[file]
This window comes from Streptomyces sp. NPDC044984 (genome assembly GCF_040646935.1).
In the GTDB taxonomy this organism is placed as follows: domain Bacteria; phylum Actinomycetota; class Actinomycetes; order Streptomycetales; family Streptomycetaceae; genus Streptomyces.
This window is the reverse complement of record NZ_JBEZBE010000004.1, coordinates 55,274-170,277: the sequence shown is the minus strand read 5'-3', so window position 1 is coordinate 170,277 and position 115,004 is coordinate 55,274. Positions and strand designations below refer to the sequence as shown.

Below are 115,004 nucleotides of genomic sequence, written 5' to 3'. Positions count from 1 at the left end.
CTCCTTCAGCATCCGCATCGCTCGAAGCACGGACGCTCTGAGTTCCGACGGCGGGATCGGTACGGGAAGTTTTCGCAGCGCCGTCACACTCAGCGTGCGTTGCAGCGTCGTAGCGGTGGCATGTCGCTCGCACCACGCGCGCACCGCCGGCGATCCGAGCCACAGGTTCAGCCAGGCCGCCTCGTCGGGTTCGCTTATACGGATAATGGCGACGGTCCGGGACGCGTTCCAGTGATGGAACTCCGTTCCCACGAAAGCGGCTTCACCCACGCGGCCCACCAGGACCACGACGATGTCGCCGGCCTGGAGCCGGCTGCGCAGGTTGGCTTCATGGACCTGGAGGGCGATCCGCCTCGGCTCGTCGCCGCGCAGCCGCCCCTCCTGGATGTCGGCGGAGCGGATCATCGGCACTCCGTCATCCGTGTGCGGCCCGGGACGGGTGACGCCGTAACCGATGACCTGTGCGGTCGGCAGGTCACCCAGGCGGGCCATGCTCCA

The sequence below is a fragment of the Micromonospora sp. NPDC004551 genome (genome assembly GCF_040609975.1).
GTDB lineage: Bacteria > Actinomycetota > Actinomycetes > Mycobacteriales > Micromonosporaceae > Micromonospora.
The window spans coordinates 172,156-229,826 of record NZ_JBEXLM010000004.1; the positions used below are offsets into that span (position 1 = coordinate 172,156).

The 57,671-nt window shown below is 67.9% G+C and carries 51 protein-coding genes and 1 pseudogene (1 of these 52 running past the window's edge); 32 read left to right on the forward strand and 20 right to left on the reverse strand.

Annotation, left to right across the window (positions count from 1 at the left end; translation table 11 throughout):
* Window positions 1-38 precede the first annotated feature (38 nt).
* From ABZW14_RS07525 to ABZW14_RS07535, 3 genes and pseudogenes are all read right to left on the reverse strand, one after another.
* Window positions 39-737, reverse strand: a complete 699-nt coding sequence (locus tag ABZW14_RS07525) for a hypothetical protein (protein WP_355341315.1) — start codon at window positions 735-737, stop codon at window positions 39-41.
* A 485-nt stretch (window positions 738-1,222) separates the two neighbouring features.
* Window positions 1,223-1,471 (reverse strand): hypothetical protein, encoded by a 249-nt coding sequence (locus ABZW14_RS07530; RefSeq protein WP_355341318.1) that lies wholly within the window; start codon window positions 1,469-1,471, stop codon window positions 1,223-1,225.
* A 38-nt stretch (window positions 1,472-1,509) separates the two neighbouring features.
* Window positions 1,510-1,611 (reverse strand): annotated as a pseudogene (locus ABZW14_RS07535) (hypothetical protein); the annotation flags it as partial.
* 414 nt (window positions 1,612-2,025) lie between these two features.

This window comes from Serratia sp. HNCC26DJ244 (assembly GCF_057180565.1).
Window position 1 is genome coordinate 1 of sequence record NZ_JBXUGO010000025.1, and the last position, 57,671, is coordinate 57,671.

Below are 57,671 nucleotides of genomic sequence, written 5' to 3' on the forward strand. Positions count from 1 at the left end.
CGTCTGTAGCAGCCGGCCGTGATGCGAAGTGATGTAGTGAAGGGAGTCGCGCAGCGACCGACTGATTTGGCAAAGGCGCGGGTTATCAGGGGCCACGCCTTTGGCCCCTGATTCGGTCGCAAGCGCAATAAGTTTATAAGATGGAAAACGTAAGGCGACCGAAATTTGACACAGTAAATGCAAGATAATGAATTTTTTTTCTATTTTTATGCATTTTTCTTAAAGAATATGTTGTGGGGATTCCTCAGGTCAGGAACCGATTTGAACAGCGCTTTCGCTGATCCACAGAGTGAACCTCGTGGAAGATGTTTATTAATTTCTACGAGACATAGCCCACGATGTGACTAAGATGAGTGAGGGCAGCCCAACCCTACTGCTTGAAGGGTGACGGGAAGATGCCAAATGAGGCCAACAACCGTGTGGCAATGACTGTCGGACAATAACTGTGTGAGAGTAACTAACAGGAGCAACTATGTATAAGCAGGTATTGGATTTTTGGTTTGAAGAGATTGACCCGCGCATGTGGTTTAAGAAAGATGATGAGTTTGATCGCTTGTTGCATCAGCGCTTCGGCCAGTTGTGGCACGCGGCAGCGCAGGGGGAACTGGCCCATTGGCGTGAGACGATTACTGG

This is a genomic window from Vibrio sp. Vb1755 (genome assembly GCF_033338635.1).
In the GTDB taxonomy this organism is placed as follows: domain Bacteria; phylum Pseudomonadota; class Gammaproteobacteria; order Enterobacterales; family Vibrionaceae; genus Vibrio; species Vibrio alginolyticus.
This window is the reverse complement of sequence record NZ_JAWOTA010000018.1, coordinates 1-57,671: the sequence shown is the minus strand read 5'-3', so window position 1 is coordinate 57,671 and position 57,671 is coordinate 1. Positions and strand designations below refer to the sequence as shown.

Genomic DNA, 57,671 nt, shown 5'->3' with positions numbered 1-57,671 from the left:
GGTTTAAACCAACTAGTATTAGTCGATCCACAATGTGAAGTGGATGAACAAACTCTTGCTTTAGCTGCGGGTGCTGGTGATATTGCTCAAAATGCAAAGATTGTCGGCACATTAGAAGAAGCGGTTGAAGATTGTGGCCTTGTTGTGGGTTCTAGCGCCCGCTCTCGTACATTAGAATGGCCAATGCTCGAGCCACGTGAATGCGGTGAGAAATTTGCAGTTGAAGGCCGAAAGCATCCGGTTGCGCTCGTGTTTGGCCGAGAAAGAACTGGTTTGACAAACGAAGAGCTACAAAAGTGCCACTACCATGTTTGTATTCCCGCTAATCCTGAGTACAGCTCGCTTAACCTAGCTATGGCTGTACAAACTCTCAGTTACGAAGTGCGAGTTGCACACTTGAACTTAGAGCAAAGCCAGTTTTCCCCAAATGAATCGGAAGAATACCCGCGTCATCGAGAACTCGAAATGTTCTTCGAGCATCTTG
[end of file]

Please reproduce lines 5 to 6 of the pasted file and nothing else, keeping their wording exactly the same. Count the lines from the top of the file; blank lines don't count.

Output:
CTCCTTCAGCATCCGCATCGCTCGAAGCACGGACGCTCTGAGTTCCGACGGCGGGATCGGTACGGGAAGTTTTCGCAGCGCCGTCACACTCAGCGTGCGTTGCAGCGTCGTAGCGGTGGCATGTCGCTCGCACCACGCGCGCACCGCCGGCGATCCGAGCCACAGGTTCAGCCAGGCCGCCTCGTCGGGTTCGCTTATACGGATAATGGCGACGGTCCGGGACGCGTTCCAGTGATGGAACTCCGTTCCCACGAAAGCGGCTTCACCCACGCGGCCCACCAGGACCACGACGATGTCGCCGGCCTGGAGCCGGCTGCGCAGGTTGGCTTCATGGACCTGGAGGGCGATCCGCCTCGGCTCGTCGCCGCGCAGCCGCCCCTCCTGGATGTCGGCGGAGCGGATCATCGGCACTCCGTCATCCGTGTGCGGCCCGGGACGGGTGACGCCGTAACCGATGACCTGTGCGGTCGGCAGGTCACCCAGGCGGGCCATGCTCCA

The sequence below is a fragment of the Micromonospora sp. NPDC004551 genome (genome assembly GCF_040609975.1).